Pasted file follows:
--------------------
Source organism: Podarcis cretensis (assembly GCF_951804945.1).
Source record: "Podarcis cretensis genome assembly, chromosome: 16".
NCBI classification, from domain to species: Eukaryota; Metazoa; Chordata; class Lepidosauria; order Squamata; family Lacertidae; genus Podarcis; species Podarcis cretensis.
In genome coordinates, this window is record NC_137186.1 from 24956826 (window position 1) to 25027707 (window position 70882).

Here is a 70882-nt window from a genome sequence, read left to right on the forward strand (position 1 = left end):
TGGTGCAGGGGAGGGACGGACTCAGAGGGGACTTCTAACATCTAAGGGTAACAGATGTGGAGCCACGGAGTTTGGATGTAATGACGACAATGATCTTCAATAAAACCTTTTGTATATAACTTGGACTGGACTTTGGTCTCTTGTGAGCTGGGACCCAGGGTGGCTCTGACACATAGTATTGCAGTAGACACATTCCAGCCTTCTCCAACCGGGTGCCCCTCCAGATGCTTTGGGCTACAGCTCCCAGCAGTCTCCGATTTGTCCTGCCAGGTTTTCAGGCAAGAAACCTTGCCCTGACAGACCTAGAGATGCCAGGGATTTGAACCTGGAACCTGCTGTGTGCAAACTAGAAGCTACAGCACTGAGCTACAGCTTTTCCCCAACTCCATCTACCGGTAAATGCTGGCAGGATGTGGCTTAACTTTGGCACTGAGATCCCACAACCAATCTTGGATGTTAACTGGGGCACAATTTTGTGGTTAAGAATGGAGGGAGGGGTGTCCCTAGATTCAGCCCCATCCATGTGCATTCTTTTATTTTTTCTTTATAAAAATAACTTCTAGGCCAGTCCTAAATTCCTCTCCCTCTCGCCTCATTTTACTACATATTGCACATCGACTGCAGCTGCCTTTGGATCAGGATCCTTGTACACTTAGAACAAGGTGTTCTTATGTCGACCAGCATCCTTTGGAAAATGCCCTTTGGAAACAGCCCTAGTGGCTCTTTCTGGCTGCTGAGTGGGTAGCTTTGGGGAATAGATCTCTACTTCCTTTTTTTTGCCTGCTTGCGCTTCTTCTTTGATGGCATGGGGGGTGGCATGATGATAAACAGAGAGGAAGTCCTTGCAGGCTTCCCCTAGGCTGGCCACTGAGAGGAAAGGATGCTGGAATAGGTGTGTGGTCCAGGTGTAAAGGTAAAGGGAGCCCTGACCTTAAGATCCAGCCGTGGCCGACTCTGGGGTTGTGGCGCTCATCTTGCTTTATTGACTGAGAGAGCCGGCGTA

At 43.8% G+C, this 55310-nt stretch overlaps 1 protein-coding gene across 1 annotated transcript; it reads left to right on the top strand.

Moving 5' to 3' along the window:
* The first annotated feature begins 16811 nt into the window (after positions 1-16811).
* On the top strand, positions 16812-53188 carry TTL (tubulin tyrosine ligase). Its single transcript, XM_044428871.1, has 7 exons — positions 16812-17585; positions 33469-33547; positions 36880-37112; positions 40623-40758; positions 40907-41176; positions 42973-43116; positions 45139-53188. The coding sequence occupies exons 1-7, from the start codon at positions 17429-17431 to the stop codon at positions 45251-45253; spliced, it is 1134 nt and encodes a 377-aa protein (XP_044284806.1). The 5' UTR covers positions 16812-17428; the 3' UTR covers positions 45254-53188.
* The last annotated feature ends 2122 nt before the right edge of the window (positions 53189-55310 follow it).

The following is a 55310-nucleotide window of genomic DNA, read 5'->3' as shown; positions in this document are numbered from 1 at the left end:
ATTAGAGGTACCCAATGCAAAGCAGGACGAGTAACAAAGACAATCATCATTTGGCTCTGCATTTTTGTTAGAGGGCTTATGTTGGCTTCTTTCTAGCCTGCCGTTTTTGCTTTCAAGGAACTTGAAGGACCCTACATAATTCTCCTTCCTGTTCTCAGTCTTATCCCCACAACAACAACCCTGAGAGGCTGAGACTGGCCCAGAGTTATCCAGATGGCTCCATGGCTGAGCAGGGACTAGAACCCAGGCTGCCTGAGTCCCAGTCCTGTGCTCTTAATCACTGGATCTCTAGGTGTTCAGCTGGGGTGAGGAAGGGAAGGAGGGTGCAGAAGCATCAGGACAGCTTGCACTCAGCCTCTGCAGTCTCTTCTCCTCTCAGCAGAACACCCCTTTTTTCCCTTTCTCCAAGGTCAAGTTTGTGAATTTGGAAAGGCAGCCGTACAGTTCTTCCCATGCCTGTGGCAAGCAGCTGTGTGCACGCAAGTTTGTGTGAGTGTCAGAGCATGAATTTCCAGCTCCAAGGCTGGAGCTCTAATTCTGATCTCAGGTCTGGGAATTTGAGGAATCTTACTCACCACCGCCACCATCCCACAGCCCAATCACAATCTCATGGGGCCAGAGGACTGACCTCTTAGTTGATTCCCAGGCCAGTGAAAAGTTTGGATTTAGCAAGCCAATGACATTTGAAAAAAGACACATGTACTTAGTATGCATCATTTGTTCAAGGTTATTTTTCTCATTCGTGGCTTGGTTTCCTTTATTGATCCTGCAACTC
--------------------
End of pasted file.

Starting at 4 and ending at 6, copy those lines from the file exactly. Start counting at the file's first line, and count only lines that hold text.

In genome coordinates, this window is record NC_137186.1 from 24956826 (window position 1) to 25027707 (window position 70882).

Here is a 70882-nt window from a genome sequence, read left to right on the forward strand (position 1 = left end):
TGGTGCAGGGGAGGGACGGACTCAGAGGGGACTTCTAACATCTAAGGGTAACAGATGTGGAGCCACGGAGTTTGGATGTAATGACGACAATGATCTTCAATAAAACCTTTTGTATATAACTTGGACTGGACTTTGGTCTCTTGTGAGCTGGGACCCAGGGTGGCTCTGACACATAGTATTGCAGTAGACACATTCCAGCCTTCTCCAACCGGGTGCCCCTCCAGATGCTTTGGGCTACAGCTCCCAGCAGTCTCCGATTTGTCCTGCCAGGTTTTCAGGCAAGAAACCTTGCCCTGACAGACCTAGAGATGCCAGGGATTTGAACCTGGAACCTGCTGTGTGCAAACTAGAAGCTACAGCACTGAGCTACAGCTTTTCCCCAACTCCATCTACCGGTAAATGCTGGCAGGATGTGGCTTAACTTTGGCACTGAGATCCCACAACCAATCTTGGATGTTAACTGGGGCACAATTTTGTGGTTAAGAATGGAGGGAGGGGTGTCCCTAGATTCAGCCCCATCCATGTGCATTCTTTTATTTTTTCTTTATAAAAATAACTTCTAGGCCAGTCCTAAATTCCTCTCCCTCTCGCCTCATTTTACTACATATTGCACATCGACTGCAGCTGCCTTTGGATCAGGATCCTTGTACACTTAGAACAAGGTGTTCTTATGTCGACCAGCATCCTTTGGAAAATGCCCTTTGGAAACAGCCCTAGTGGCTCTTTCTGGCTGCTGAGTGGGTAGCTTTGGGGAATAGATCTCTACTTCCTTTTTTTTGCCTGCTTGCGCTTCTTCTTTGATGGCATGGGGGGTGGCATGATGATAAACAGAGAGGAAGTCCTTGCAGGCTTCCCCTAGGCTGGCCACTGAGAGGAAAGGATGCTGGAATAGGTGTGTGGTCCAGGTGTAAAGGTAAAGGGAGCCCTGACCTTAAGATCCAGCCGTGGCCGACTCTGGGGTTGTGGCGCTCATCTTGCTTTATTGACTGAGAGAGCCGGCGTA